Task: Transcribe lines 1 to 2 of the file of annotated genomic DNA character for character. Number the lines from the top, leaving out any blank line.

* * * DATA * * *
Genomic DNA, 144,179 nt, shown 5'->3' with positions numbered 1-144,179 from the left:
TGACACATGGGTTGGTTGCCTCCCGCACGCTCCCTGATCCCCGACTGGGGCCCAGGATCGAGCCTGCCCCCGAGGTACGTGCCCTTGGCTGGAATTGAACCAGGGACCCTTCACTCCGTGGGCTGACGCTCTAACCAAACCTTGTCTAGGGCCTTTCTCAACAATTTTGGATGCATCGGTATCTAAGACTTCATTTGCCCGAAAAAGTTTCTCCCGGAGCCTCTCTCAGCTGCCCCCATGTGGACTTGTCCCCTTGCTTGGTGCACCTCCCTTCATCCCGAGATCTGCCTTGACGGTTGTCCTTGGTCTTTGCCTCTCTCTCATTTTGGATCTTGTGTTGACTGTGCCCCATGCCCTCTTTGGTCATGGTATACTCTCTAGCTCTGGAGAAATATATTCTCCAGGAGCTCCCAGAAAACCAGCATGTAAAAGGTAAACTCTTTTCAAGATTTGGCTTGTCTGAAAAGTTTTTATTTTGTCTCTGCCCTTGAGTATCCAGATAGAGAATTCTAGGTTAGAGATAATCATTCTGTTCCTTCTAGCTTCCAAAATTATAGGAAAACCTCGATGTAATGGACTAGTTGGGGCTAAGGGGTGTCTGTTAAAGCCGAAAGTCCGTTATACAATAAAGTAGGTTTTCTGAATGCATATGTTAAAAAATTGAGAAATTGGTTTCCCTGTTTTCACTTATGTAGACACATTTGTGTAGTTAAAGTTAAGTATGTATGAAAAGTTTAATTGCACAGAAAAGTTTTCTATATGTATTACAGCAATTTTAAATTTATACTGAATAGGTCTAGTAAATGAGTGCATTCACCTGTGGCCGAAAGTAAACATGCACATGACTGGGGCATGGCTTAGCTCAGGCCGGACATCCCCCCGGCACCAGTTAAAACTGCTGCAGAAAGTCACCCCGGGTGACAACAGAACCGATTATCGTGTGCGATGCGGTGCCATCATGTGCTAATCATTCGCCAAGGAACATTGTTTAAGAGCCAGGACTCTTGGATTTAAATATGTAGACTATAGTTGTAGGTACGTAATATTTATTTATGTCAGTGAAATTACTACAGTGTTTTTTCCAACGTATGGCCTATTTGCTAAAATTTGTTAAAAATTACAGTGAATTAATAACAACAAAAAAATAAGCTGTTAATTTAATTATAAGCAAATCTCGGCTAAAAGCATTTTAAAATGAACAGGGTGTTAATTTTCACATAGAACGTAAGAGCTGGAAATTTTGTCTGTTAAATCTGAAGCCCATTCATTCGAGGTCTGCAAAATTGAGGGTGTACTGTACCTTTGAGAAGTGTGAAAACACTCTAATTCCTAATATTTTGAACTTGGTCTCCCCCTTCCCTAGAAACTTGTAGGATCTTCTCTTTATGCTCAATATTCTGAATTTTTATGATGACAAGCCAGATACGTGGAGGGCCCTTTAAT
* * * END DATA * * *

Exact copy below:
Genomic DNA, 144,179 nt, shown 5'->3' with positions numbered 1-144,179 from the left:
TGACACATGGGTTGGTTGCCTCCCGCACGCTCCCTGATCCCCGACTGGGGCCCAGGATCGAGCCTGCCCCCGAGGTACGTGCCCTTGGCTGGAATTGAACCAGGGACCCTTCACTCCGTGGGCTGACGCTCTAACCAAACCTTGTCTAGGGCCTTTCTCAACAATTTTGGATGCATCGGTATCTAAGACTTCATTTGCCCGAAAAAGTTTCTCCCGGAGCCTCTCTCAGCTGCCCCCATGTGGACTTGTCCCCTTGCTTGGTGCACCTCCCTTCATCCCGAGATCTGCCTTGACGGTTGTCCTTGGTCTTTGCCTCTCTCTCATTTTGGATCTTGTGTTGACTGTGCCCCATGCCCTCTTTGGTCATGGTATACTCTCTAGCTCTGGAGAAATATATTCTCCAGGAGCTCCCAGAAAACCAGCATGTAAAAGGTAAACTCTTTTCAAGATTTGGCTTGTCTGAAAAGTTTTTATTTTGTCTCTGCCCTTGAGTATCCAGATAGAGAATTCTAGGTTAGAGATAATCATTCTGTTCCTTCTAGCTTCCAAAATTATAGGAAAACCTCGATGTAATGGACTAGTTGGGGCTAAGGGGTGTCTGTTAAAGCCGAAAGTCCGTTATACAATAAAGTAGGTTTTCTGAATGCATATGTTAAAAAATTGAGAAATTGGTTTCCCTGTTTTCACTTATGTAGACACATTTGTGTAGTTAAAGTTAAGTATGTATGAAAAGTTTAATTGCACAGAAAAGTTTTCTATATGTATTACAGCAATTTTAAATTTATACTGAATAGGTCTAGTAAATGAGTGCATTCACCTGTGGCCGAAAGTAAACATGCACATGACTGGGGCATGGCTTAGCTCAGGCCGGACATCCCCCCGGCACCAGTTAAAACTGCTGCAGAAAGTCACCCCGGGTGACAACAGAACCGATTATCGTGTGCGATGCGGTGCCATCATGTGCTAATCATTCGCCAAGGAACATTGTTTAAGAGCCAGGACTCTTGGATTTAAATATGTAGACTATAGTTGTAGGTACGTAATATTTATTTATGTCAGTGAAATTACTACAGTGTTTTTTCCAACGTATGGCCTATTTGCTAAAATTTGTTAAAAATTACAGTGAATTAATAACAACAAAAAAATAAGCTGTTAATTTAATTATAAGCAAATCTCGGCTAAAAGCATTTTAAAATGAACAGGGTGTTAATTTTCACATAGAACGTAAGAGCTGGAAATTTTGTCTGTTAAATCTGAAGCCCATTCATTCGAGGTCTGCAAAATTGAGGGTGTACTGTACCTTTGAGAAGTGTGAAAACACTCTAATTCCTAATATTTTGAACTTGGTCTCCCCCTTCCCTAGAAACTTGTAGGATCTTCTCTTTATGCTCAATATTCTGAATTTTTATGATGACAAGCCAGATACGTGGAGGGCCCTTTAAT